The Call of Duty (COD) franchise has always excelled in some areas and fallen short in others. The latter more notably has been the quality and believability of storytelling, with each recent iteration of the game trying to push the envelope as far as warfare goes, and adopt a more futuristic tone.
With last year's Infinite Warfare, there was quite a bit of backlash, with spaceships and fights on the moon perhaps pushing fans over the edge. As such, a significant amount of course correction was need from developer Sledgehammer Games.
Luckily, Sledgehammer has delivered just that with Call of Duty: WWII (COD: WWII). As far as story goes, publisher Activision has been drip feeding gamers information about what this title will entail. Having worked our way through the campaign, it's clear they're going for a kind of Band of Brothers-esque vibes, enlisting Hollywood actors like Josh Duhamel (Transformers) to breathe a bit more life into the performance.
The story itself follows the journey of one Private 'Red' Daniels and a handful of his fellow squad members. There's a mix of fresh and old elements in the campaign. Regarding the latter, we start things off by landing on, and barely surviving, the beaches of Normandy, which is something several other World War II games (COD included) have done in the past.
The storyline is kept interesting, however, by the friendship between Daniels and Private Zussman, along with dealing with a slightly unhinged commander in Sergeant Pierson (Duhamel). The cut scenes featuring these characters make for enjoyable viewing, and certainly aid in creating tension, fear and comradery.
If we were to make one suggestion though, it may be to start things off in boot camp, which would not only help gamers get better accustomed to the controls, but also flesh out some of the story arcs which are worthwhile developing further. One area where Sledgehammer does this well is the backstory of Daniels and his connection to his father in particular, serving as a ghost that haunts him on the battlefield.
Keeping your wits
Shifting to the gameplay, which we got a taste for during the Private Multiplayer beta a couple of months ago, almost every element of COD: WWII is sharp. The environments are superbly rendering and highly detailed, as are the enemy Nazi soldiers that you're tasked with taking out. An example of the attention given to mechanics is the different reactions that certain shots fired make. If an enemy target is shot in the head, and wearing a helmet, the protective headwear flies up in the air with a direct hit.
Also depending on the range of the weapon, the degree of damage changes from foe to foe, which may not be the best thing for squeamish gamers. Another nice touch is what happens when a specific part of the body is hit, with shots to the foot causing Nazi soldiers to hobble on the other.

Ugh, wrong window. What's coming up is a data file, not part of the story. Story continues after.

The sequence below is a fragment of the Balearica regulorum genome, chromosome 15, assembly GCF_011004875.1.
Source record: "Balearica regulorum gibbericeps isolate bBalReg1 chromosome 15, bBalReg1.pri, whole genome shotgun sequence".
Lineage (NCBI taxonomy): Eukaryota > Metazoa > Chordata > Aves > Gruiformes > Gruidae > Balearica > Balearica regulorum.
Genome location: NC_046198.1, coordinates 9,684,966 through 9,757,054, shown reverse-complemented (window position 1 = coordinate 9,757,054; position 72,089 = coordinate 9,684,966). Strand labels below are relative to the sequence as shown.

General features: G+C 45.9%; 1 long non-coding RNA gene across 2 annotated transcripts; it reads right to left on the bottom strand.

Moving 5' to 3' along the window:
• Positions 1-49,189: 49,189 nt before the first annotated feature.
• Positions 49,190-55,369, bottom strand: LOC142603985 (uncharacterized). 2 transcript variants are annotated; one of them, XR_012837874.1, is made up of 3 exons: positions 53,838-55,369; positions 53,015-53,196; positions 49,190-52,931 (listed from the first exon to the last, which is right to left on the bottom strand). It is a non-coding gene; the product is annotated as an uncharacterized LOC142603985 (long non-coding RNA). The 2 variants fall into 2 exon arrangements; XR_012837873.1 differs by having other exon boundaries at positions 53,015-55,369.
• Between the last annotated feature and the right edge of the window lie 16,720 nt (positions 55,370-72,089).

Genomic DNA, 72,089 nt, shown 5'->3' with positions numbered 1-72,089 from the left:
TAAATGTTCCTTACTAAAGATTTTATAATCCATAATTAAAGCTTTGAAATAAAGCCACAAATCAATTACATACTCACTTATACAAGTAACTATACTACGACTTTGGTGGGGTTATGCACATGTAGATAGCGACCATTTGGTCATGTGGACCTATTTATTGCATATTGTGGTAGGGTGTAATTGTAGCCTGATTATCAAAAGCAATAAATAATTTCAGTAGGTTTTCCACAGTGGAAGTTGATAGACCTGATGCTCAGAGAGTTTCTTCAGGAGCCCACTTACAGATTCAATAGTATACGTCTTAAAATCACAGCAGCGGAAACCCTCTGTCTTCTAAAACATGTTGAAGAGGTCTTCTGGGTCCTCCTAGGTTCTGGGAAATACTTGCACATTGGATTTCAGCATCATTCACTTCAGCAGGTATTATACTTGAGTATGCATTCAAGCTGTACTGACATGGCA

As far as the weapons go, it's clear to see that painstaking attention has been paid to this element of COD: WWII. You can hear the difference that each rifle makes, and depending on the gun, each sight, ammo reload and recoil is also unique. It's an aspect that may not interest all gamers, but in terms of authenticity adds just that little bit extra to gameplay.
Despite being supremely polished, there are still a couple of snags. Jumping or climbing over objects is one. As is crouching and standing in specific areas, which in the heat of a battle can become a little frustrating. Also worth a mention is how you die in-game, which in our experience was normally due to rocket or mortar fire, and most of the time is hard to gauge which direction it came from. It's an aspect that becomes particularly frustrating when you have multiple health kits stored away and ready for use.
Speaking of which, COD: WWII does a nice job of getting gamers to interact with their fellow platoon members. As such, it's important to always be aware of where Zussman, Lieutenant Turner and Pierson are on the battlefield, as they can help replenish your health kits, ammo and assist in spotting enemy targets respectively.
The story for COD: WWII does not solely focus on Red Daniels, although he is the gamer's eyes, but also brings in a few other characters for specific missions. Changing things up gamers get to play as French Resistance fighter Rousseau, as well as a Sherman tank operator and a US fighter pilot.
The change in perspectives is a nice touch, and one element of the game we would have liked to see more instances of. As far as how each aspect went, Rousseau's was quite similar to Daniels, but did require a bit more stealth and snooping around. As for the tank and plane, we really enjoyed the former, especially when trying to outflank larger Panzers in tight areas of the map. The plane mechanics left a little to be desired, however, with adjusting of pitch, as well as engaging enemy targets proving difficult and at times counterintuitive.
For future COD titles, changing up the perspectives is something we'd definitely like to see more of, as it helps to make complex missions engaging and far more interesting than simply running and gunning.
Whether it was trying to compete with Battlefield 1 or paid close attention to what gamers were upset about, the change in narrative for the Call of Duty franchise is a welcome one. It shows that the game has not lost any of its luster simply because this iteration does not feature exosuits and crazy weapons. Armed with a far more intriguing, and believable, story, as well as a solid and engaging gameplay, COD: WWII is well worth your time.
The only thing really missing from this title is a longer campaign (this one lasted a relatively short 11 chapters) and bit more fine tuning of the movement mechanics. If you're a keen multiplayer, or enjoy killing virtual zombies, the other modes of the game will keep you well occupied though.
All in all, this is a nice return to form for Call of Duty.